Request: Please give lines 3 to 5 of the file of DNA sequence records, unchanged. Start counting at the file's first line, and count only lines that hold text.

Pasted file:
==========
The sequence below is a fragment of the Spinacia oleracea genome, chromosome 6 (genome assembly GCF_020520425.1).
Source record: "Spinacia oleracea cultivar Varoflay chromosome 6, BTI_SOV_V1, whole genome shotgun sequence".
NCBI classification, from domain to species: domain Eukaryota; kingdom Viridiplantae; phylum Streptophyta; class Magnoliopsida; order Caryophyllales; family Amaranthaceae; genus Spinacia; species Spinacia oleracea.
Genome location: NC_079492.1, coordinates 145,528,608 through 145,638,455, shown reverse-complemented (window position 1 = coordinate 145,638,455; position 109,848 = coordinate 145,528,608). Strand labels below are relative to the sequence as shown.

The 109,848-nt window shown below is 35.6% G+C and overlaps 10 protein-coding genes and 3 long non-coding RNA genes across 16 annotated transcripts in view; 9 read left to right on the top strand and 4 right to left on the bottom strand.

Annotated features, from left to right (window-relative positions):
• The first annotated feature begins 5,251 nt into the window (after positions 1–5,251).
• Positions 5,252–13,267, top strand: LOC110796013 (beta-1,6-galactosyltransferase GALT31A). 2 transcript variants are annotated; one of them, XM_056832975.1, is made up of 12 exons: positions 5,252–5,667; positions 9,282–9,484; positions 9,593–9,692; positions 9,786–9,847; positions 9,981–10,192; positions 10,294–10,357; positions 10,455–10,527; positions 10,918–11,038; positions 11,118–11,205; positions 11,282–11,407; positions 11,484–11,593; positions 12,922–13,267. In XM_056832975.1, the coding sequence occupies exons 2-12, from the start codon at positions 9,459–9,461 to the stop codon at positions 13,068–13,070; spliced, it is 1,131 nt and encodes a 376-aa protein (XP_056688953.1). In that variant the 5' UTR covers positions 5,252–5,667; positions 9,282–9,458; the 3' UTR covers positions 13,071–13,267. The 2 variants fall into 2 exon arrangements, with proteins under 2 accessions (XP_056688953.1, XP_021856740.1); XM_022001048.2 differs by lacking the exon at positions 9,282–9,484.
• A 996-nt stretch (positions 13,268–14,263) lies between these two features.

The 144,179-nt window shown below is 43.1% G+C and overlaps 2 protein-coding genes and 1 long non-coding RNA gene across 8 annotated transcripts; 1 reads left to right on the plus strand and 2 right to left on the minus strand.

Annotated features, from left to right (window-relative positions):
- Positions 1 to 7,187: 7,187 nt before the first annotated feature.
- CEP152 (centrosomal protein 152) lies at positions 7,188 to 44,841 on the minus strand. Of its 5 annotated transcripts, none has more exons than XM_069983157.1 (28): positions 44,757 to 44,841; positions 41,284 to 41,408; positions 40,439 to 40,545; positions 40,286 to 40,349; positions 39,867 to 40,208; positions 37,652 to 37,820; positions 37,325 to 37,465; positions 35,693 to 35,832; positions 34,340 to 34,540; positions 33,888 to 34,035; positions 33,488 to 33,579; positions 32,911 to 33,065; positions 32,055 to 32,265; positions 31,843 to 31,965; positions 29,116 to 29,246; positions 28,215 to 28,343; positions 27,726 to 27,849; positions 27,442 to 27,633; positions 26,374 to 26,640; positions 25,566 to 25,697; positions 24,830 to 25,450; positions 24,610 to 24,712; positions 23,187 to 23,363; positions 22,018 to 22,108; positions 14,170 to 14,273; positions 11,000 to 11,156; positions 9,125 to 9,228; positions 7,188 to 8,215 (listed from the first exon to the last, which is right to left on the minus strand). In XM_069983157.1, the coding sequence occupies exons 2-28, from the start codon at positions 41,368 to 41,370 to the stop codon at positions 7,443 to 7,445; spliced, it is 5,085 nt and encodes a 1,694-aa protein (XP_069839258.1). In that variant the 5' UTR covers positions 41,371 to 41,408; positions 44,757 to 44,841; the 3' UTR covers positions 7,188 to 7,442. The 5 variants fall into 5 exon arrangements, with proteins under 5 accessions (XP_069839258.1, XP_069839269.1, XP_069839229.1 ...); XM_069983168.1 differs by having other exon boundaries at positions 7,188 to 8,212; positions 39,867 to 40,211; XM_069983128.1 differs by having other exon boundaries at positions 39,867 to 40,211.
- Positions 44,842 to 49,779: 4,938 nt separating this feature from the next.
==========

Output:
NCBI classification, from domain to species: domain Eukaryota; kingdom Viridiplantae; phylum Streptophyta; class Magnoliopsida; order Caryophyllales; family Amaranthaceae; genus Spinacia; species Spinacia oleracea.
Genome location: NC_079492.1, coordinates 145,528,608 through 145,638,455, shown reverse-complemented (window position 1 = coordinate 145,638,455; position 109,848 = coordinate 145,528,608). Strand labels below are relative to the sequence as shown.

The 109,848-nt window shown below is 35.6% G+C and overlaps 10 protein-coding genes and 3 long non-coding RNA genes across 16 annotated transcripts in view; 9 read left to right on the top strand and 4 right to left on the bottom strand.